Tag: OSIRIS-REx

NASA Spacecraft Finds Water In Search For Origins Of Life On Asteroid

A NASA spacecraft that just arrived last December 2018 on an asteroid has already made its first big discovery: ingredients for water.

Scientists hope that the OSIRIS-REx spacecraft will shed light on the mysteries of Bennu, an asteroid the size of a skyscraper that could hold clues to the origins of life on Earth.

The craft only arrived at the asteroid in recent days but the discovery of water is a major breakthrough that scientists hope can be matched by more discoveries in the future.

It was found when OSIRIS-REx flew close to the asteroid and picked up traces of hydrogen and oxygen molecules in its rocky surface. Those make up part of the recipe for water – itself a key ingredient in life itself.




The probe, on a mission to return samples from the asteroid to Earth for study, was launched in 2016. Bennu, roughly a third of a mile wide (500 meters), orbits the sun at roughly the same distance as Earth.

There is concern among scientists about the possibility of Bennu impacting Earth late in the 22nd century.

We have found the water-rich minerals from the early solar system, which is exactly the kind of sample we were going out there to find and ultimately bring back to Earth,” University of Arizona planetary scientist Dante Lauretta, the OSIRIS-REx mission’s principal investigator, said in a telephone interview.

Asteroids are among the leftover debris from the solar system’s formation some 4.5 billion years ago.

Scientists believe asteroids and comets crashing into early Earth may have delivered organic compounds and water that seeded the planet for life, and atomic-level analysis of samples from Bennu could provide key evidence to support that hypothesis.

OSIRIS-REx will pass later this month just 1.2 miles (1.9 km) from Bennu, entering the asteroid’s gravitational pull and analyzing its terrain.

From there, the spacecraft will begin to gradually tighten its orbit around the asteroid, spiraling to within just 6 feet (2 meters) of its surface so its robot arm can snatch a sample of Bennu by July 2020.

The spacecraft will later fly back to Earth, jettisoning a capsule bearing the asteroid specimen for a parachute descent in the Utah desert in September 2023.

Please like, share and tweet this article.

Pass it on: New Scientist

All Four Last Tuesday Rocket Launches Postponed

If you’re a space fan, Christmas comes a week early this year. There are four — count ’em, four! — launches scheduled to take place last Tuesday (Dec. 18), and you can watch them all live.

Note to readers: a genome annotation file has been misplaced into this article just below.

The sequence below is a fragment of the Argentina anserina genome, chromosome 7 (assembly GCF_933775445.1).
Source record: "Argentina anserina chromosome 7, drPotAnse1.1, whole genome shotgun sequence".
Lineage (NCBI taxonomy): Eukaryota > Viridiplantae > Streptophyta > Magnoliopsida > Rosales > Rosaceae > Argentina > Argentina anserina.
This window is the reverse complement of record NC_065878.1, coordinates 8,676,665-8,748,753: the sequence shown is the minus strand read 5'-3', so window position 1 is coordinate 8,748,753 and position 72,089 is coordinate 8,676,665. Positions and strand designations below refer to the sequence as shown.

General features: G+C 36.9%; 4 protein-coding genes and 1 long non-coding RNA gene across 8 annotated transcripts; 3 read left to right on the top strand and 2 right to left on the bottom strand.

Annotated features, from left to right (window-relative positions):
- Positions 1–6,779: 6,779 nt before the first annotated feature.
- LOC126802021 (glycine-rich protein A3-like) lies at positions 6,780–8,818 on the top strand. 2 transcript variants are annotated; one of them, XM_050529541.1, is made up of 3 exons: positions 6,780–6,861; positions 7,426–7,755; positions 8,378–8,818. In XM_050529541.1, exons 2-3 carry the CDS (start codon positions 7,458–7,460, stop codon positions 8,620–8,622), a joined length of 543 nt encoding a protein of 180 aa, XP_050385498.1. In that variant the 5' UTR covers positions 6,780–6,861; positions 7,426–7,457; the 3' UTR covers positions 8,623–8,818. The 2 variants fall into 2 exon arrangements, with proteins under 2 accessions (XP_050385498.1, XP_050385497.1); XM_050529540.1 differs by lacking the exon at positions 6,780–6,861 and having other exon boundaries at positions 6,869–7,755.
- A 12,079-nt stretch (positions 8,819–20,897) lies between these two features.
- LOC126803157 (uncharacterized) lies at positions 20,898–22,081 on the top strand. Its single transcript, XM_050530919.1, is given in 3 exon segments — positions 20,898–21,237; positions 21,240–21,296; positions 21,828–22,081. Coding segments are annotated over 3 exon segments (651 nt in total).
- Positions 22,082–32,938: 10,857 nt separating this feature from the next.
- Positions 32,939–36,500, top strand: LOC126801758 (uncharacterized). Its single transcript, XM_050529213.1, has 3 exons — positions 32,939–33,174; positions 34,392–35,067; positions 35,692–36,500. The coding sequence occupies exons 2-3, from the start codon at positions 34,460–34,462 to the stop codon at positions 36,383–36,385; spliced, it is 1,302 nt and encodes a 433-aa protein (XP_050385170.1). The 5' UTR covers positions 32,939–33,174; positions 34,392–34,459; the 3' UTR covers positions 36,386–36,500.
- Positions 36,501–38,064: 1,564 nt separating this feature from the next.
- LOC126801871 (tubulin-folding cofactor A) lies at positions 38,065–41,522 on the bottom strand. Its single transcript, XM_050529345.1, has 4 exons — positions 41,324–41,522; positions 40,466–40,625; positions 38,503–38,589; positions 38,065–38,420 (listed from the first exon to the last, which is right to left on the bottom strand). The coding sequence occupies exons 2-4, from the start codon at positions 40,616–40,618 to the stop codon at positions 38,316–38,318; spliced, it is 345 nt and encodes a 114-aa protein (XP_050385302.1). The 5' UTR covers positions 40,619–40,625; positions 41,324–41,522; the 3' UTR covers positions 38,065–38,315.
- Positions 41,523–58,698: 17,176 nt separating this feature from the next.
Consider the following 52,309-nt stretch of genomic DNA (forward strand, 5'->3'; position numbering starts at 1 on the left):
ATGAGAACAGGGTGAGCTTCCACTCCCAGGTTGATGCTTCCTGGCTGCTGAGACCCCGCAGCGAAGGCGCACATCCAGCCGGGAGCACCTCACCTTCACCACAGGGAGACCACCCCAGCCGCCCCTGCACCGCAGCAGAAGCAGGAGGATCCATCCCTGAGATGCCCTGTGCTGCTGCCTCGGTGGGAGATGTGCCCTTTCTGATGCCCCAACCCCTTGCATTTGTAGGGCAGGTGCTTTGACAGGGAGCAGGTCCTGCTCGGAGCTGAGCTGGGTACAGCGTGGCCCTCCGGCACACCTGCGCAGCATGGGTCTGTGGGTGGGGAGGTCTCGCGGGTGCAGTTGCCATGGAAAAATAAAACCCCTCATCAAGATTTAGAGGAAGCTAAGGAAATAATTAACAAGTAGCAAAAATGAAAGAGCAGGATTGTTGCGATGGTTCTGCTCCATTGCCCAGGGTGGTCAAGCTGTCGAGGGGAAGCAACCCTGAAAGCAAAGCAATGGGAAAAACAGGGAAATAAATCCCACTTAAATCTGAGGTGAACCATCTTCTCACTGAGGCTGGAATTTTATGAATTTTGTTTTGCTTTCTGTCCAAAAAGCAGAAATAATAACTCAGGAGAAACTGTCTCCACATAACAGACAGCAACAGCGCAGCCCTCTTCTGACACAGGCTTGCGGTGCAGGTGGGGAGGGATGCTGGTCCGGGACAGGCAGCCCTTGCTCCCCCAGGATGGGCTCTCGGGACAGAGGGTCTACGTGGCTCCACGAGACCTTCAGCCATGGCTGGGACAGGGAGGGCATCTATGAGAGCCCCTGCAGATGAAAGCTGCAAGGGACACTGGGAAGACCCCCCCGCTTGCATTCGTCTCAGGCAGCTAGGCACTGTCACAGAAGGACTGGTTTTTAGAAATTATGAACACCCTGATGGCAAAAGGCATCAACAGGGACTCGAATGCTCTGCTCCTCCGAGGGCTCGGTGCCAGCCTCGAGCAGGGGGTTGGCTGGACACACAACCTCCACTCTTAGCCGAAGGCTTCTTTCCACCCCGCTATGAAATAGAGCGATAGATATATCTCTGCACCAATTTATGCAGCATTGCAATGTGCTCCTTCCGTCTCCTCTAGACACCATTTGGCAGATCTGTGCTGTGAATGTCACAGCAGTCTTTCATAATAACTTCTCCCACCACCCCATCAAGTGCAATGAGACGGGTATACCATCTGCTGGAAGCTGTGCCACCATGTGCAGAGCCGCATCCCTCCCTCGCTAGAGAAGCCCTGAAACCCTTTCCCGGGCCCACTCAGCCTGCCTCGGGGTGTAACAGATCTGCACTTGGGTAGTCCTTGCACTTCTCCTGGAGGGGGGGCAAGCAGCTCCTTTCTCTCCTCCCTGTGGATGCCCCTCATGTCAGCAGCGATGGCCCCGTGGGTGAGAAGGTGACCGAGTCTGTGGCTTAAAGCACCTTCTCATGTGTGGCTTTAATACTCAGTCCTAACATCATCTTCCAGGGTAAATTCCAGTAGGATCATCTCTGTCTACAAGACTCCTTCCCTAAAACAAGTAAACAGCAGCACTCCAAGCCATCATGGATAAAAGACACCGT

The action begins in the morning with a one-two punch. At 9:34 a.m. EST (1434 GMT), SpaceX plans to launch a next-generation GPS satellite for the U.S. Air Force from Cape Canaveral Air Force Station in Florida.

Nineteen minutes later, at 9:30 a.m. EST (1430 GMT), Blue Origin’s suborbital New Shepard capsule will take to the skies from West Texas on the 10th uncrewed test flight of the reusable vehicle.

You can watch both missions live here at Space.com, or directly via SpaceX and Blue Origin.

Then, at 11:37 a.m. EST (1637 GMT), an Arianespace Soyuz rocket will loft a spy satellite for the French military called CSO-1. You can watch that liftoff, which will take place from Kourou, French Guiana, at Arianespace’s website.

Another spysat launch will wrap things up tonight. A United Launch Alliance (ULA) Delta IV Heavy rocket carrying the classified NROL-71 spacecraft for the U.S. National Reconnaissance Office is scheduled to lift off from Vandenberg Air Force Base in California at 8:57 p.m. EST (5:57 p.m. local California time; 0157 GMT on Dec. 19).




You can watch that one live on Space.com as well, or directly via ULA (though it appears the weather may not cooperate for an on-time liftoff).

There will be another flurry of spaceflight activity around the new year. NASA’s asteroid-sampling OSIRIS-REx spacecraft, which has been flying along with the space rock Bennu since Dec. 3, will slip into orbit around that object on Dec. 31.

Just hours later, NASA’s New Horizons probe will zoom past the small, distant object Ultima Thule, which lies about 1 billion miles (1.6 billion kilometers) beyond Pluto.

That dwarf planet was New Horizons’ first flyby target, you probably recall; the spacecraft cruised past Pluto in July 2015, returning stunning images of water-ice mountains, vast plains of nitrogen ice and other dramatic landscapes.